Author Topic: Study, Jan/22: Trends in the number of patients linked to potential vet-shopping  (Read 268 times)


The full title of this American study is "Trends in the number of patients linked to potential vet-shopping behavior in the United States (2014-2019)".


Objective: To estimate the number of patients linked to vet-shopping behavior (the solicitation of controlled substance prescriptions from multiple veterinarians for misuse) in the United States using 2014-2019 data and characterize mandates for veterinarians to examine prescription drug monitoring programs (PDMPs) before prescribing controlled substances as of April 2021.

Sample: National database reporting prescription dispensing from 92% of US pharmacies from 2014 through 2019.

Procedures: The annual number of patients with dispensed prescriptions for opioid analgesics, opioid cough-and-cold medications, or benzodiazepines from ≥ 4 veterinarians was calculated. State veterinary medical associations were contacted for information on veterinarian PDMP use mandates.

Results: From 2014 through 2019, the number of patients with prescriptions for any class of controlled substances from ≥ 4 veterinarians tripled from 935 to 2,875 (+207.5%). The number of patients with opioid cough-and-cold medication prescriptions from ≥ 4 veterinarians rose from 150 to 1,348 (+798.9%). The corresponding number for benzodiazepines rose from 185 to 440 (+137.8%). The corresponding number for opioid analgesics peaked at 868 in 2016 before decreasing to 733 in 2019. In April 2021, 10 states mandated veterinarians to examine PDMP records of owners or animals before prescribing controlled substances; 3 mandates excluded benzodiazepines.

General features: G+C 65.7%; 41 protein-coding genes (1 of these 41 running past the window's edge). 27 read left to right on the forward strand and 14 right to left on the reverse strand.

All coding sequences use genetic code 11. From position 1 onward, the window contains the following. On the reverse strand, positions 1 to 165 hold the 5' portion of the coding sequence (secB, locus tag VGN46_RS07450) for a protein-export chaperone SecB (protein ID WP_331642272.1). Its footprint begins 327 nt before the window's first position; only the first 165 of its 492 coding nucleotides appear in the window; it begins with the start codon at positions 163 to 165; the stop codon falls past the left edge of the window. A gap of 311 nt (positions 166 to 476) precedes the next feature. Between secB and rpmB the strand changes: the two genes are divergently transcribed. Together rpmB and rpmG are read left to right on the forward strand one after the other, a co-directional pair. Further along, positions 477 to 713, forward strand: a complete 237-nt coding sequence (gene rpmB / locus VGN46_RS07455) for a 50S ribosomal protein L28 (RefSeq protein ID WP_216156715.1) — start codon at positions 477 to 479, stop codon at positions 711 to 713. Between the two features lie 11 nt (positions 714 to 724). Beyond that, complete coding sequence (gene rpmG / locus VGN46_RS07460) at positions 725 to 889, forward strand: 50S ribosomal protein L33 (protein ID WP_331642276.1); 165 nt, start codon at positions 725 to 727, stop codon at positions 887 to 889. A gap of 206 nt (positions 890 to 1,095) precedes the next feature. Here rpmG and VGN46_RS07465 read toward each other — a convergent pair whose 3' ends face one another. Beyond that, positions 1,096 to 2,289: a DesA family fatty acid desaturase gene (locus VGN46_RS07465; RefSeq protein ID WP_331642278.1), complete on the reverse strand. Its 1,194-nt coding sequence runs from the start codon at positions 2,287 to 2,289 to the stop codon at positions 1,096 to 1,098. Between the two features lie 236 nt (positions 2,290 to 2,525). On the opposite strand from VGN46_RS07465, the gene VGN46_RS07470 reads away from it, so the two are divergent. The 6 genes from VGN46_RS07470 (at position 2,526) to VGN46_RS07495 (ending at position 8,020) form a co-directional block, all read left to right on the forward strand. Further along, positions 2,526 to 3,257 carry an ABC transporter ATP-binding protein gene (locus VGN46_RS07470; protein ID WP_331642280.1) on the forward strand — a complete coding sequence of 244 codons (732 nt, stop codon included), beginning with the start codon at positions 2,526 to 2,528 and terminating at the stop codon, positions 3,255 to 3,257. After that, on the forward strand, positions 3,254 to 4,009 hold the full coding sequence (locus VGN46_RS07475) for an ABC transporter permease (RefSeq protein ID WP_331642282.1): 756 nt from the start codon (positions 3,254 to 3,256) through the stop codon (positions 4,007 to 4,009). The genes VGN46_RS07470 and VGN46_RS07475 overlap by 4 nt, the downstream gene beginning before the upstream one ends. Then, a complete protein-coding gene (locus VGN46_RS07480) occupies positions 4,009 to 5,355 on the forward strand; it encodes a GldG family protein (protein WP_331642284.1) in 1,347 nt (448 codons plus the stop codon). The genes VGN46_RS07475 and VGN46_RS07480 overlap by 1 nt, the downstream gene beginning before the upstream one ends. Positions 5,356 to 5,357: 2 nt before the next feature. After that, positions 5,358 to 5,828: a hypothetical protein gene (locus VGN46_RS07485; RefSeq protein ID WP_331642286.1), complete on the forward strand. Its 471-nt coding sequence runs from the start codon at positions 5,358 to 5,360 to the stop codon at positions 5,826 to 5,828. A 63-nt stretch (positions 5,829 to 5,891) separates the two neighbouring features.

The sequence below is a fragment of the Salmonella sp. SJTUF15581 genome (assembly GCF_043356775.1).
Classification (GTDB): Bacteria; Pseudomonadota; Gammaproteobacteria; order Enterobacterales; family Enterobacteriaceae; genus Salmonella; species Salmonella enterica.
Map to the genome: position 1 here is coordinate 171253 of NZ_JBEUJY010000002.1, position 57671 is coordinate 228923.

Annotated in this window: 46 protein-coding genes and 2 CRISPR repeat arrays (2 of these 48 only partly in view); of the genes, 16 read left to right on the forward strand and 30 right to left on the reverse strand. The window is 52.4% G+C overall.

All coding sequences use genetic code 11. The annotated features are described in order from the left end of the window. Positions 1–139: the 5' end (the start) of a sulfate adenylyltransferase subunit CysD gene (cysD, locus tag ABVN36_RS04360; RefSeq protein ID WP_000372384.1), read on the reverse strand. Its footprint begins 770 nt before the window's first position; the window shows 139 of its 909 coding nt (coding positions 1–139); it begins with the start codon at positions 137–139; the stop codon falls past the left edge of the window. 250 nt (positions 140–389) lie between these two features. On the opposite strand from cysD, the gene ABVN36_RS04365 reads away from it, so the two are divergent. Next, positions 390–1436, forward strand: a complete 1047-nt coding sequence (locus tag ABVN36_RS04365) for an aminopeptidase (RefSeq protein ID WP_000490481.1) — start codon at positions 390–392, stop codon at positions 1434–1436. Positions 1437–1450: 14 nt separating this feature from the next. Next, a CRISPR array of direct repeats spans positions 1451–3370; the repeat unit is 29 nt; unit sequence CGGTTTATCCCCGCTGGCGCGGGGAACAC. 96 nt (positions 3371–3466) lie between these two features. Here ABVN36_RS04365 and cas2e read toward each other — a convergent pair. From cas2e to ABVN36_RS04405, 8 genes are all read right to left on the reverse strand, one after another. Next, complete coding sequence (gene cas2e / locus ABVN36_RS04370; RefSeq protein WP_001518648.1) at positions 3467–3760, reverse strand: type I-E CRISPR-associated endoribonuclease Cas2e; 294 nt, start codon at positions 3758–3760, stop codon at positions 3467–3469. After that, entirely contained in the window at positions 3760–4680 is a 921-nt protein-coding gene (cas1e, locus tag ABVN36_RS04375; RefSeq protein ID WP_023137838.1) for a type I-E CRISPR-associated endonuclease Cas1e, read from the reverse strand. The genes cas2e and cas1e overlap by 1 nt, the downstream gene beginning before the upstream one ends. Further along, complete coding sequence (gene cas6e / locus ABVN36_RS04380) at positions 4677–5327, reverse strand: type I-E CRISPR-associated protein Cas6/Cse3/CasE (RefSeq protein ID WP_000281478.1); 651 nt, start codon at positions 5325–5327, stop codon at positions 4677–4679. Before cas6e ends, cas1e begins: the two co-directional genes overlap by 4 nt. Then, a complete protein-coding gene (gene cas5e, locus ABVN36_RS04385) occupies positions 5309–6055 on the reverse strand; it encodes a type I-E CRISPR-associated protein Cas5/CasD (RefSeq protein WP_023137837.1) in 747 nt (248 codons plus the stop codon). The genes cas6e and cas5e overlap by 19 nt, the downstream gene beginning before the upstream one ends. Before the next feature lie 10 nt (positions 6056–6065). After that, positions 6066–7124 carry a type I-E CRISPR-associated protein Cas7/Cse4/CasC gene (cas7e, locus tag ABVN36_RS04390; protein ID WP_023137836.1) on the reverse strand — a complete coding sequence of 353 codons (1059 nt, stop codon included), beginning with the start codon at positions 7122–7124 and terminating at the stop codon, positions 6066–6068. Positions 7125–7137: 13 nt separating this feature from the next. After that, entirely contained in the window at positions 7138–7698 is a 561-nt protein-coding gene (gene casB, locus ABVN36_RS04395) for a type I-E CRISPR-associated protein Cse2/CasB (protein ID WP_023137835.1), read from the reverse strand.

Clinical relevance: Vet shopping in the US may be increasingly common. Mandates for veterinarians to examine PDMPs before prescribing controlled substances might facilitate detection of this behavior. However, benefits of mandates should be weighed against their potential burden on veterinarians.

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